Hrothgar, Beowulf, and their men track Grendel's mother to her lair under a lake. Unferð, a warrior who had earlier challenged him, presents Beowulf with his sword Hrunting. After stipulating a number of conditions to Hrothgar in case of his death (including the taking in of his kinsmen and the inheritance by Unferth of Beowulf's estate), Beowulf jumps into the lake, and while harassed by water monsters gets to the bottom, where he finds a cavern. Grendel's mother pulls him in, and she and Beowulf engage in fierce combat.
At first, Grendel's mother prevails, and Hrunting proves incapable of hurting her; she throws Beowulf to the ground and, sitting astride him, tries to kill him with a short sword, but Beowulf is saved by his armour. Beowulf spots another sword, hanging on the wall and apparently made for giants, and cuts her head off with it. Travelling further into Grendel's mother's lair, Beowulf discovers Grendel's corpse and severs his head with the sword. Its blade melts because of the monster's "hot blood", leaving only the hilt. Beowulf swims back up to the edge of the lake where his men wait. Carrying the hilt of the sword and Grendel's head, he presents them to Hrothgar upon his return to Heorot. Hrothgar gives Beowulf many gifts, including the sword Nægling, his family's heirloom. The events prompt a long reflection by the king, sometimes referred to as "Hrothgar's sermon", in which he urges Beowulf to be wary of pride and to reward his thegns.
Final battle: The dragon
Beowulf returns home and eventually becomes king of his own people. One day, fifty years after Beowulf's battle with Grendel's mother, a slave steals a golden cup from the lair of a dragon at Earnanæs. When the dragon sees that the cup has been stolen, it leaves its cave in a rage, burning everything in sight. Beowulf and his warriors come to fight the dragon, but Beowulf tells his men that he will fight the dragon alone and that they should wait on the barrow. Beowulf descends to do battle with the dragon, but finds himself outmatched. His men, upon seeing this and fearing for their lives, retreat into the woods. One of his men, Wiglaf, however, in great distress at Beowulf's plight, comes to his aid. The two slay the dragon, but Beowulf is mortally wounded. After Beowulf dies, Wiglaf remains by his side, grief-stricken. When the rest of the men finally return, Wiglaf bitterly admonishes them, blaming their cowardice for Beowulf's death. Afterward, Beowulf is ritually burned on a great pyre in Geatland while his people wail and mourn him, fearing that without him, the Geats are defenceless against attacks from surrounding tribes. Afterwards, a barrow, visible from the sea, is built in his memory.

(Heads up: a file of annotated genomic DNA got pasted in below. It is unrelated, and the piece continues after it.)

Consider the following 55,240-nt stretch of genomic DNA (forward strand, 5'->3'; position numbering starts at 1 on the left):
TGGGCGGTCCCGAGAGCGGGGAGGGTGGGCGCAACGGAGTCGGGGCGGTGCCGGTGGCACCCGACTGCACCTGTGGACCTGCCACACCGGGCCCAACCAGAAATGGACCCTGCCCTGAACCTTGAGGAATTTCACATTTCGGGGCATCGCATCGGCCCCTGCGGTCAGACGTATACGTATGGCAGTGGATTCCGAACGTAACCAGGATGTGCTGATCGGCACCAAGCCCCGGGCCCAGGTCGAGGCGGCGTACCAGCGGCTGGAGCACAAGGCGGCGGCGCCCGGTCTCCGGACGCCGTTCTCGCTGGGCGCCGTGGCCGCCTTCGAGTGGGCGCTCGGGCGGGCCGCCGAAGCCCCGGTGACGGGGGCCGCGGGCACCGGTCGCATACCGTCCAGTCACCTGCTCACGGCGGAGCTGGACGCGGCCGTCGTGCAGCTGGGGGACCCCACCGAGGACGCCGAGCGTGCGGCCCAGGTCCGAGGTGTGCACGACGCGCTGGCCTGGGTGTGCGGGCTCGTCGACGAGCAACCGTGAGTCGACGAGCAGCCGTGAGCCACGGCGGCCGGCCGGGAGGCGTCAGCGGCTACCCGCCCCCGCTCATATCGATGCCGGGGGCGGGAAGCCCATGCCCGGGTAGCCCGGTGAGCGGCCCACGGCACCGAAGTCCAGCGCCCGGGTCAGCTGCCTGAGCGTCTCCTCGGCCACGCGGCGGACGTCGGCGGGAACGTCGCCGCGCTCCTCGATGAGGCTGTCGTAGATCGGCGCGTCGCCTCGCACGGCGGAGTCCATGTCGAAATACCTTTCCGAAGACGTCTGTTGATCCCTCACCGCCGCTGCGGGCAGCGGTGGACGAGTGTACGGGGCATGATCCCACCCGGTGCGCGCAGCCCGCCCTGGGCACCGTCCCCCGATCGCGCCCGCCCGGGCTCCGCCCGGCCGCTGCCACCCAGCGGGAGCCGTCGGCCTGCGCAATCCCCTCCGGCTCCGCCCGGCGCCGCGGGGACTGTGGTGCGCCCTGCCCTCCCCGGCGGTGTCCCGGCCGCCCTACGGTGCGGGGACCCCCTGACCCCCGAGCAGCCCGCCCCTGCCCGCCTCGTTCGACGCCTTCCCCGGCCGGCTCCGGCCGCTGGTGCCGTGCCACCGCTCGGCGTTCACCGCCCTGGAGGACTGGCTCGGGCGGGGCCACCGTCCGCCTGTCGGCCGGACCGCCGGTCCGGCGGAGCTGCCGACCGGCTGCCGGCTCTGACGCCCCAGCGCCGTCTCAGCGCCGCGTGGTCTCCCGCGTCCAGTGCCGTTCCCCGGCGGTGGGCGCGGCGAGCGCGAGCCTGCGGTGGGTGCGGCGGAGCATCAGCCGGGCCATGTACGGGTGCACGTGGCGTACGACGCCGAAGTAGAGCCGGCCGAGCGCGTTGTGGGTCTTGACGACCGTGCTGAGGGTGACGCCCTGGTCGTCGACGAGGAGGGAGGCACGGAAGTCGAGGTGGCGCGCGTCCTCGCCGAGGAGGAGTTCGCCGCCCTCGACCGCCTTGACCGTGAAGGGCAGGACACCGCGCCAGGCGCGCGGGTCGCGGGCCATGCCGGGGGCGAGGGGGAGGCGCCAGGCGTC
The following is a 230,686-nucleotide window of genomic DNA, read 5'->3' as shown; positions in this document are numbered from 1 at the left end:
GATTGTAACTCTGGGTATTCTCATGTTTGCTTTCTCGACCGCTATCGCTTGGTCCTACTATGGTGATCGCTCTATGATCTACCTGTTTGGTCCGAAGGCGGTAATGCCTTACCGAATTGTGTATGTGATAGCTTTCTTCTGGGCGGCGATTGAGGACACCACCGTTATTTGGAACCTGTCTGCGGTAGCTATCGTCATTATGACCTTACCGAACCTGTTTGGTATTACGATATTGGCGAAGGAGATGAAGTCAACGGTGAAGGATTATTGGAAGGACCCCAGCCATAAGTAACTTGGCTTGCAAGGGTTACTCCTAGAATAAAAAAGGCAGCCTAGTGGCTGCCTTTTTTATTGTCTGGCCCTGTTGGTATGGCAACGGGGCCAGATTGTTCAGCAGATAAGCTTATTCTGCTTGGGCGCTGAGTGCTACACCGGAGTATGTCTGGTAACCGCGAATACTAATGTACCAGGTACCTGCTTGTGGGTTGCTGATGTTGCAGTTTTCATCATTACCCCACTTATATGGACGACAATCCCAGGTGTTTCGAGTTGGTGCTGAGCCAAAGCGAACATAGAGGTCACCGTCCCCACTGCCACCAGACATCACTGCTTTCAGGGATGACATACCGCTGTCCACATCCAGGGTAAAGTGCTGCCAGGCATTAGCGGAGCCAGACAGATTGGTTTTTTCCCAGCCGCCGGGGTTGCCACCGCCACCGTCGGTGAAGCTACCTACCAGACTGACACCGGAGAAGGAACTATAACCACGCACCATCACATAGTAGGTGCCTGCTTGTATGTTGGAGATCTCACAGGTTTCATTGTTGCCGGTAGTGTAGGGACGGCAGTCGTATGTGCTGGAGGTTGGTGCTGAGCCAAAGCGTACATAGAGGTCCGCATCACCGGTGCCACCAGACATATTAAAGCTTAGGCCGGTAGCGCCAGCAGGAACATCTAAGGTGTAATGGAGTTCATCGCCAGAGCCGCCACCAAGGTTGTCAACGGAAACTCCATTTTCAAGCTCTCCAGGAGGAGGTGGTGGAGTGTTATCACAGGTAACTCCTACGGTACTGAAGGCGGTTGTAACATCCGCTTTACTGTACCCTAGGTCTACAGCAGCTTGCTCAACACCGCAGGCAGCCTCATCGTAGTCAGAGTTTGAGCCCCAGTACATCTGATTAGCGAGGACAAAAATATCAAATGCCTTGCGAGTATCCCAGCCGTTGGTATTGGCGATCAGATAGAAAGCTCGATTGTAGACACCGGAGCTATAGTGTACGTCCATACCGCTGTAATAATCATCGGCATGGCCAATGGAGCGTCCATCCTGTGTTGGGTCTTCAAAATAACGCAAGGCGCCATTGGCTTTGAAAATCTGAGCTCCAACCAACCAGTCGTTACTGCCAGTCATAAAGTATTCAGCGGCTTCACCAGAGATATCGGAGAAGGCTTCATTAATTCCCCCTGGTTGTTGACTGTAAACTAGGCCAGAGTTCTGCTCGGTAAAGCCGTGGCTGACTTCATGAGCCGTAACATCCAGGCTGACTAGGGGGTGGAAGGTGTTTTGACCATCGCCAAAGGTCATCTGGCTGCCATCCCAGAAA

The poem contains many apparent digressions from the main story. These were found troublesome by early Beowulf scholars such as Frederick Klaeber, who wrote that they "interrupt the story", W. W. Lawrence, who stated that they "clog the action and distract attention from it", and W. P. Ker who found some "irrelevant ... possibly ... interpolations". More recent scholars from Adrien Bonjour onwards note that the digressions can all be explained as introductions or comparisons with elements of the main story; for instance, Beowulf's swimming home across the sea from Frisia carrying thirty sets of armour emphasises his heroic strength. The digressions can be divided into four groups, namely the Scyld narrative at the start; many descriptions of the Geats, including the Swedish–Geatish wars, the "Lay of the Last Survivor" in the style of another Old English poem, "The Wanderer", and Beowulf's dealings with the Geats such as his verbal contest with Unferth and his swimming duel with Breca, and the tale of Sigemund and the dragon; history and legend, including the fight at Finnsburg and the tale of Freawaru and Ingeld; and biblical tales such as the creation myth and Cain as ancestor of all monsters. The digressions provide a powerful impression of historical depth, imitated by Tolkien in The Lord of the Rings, a work that embodies many other elements from the poem.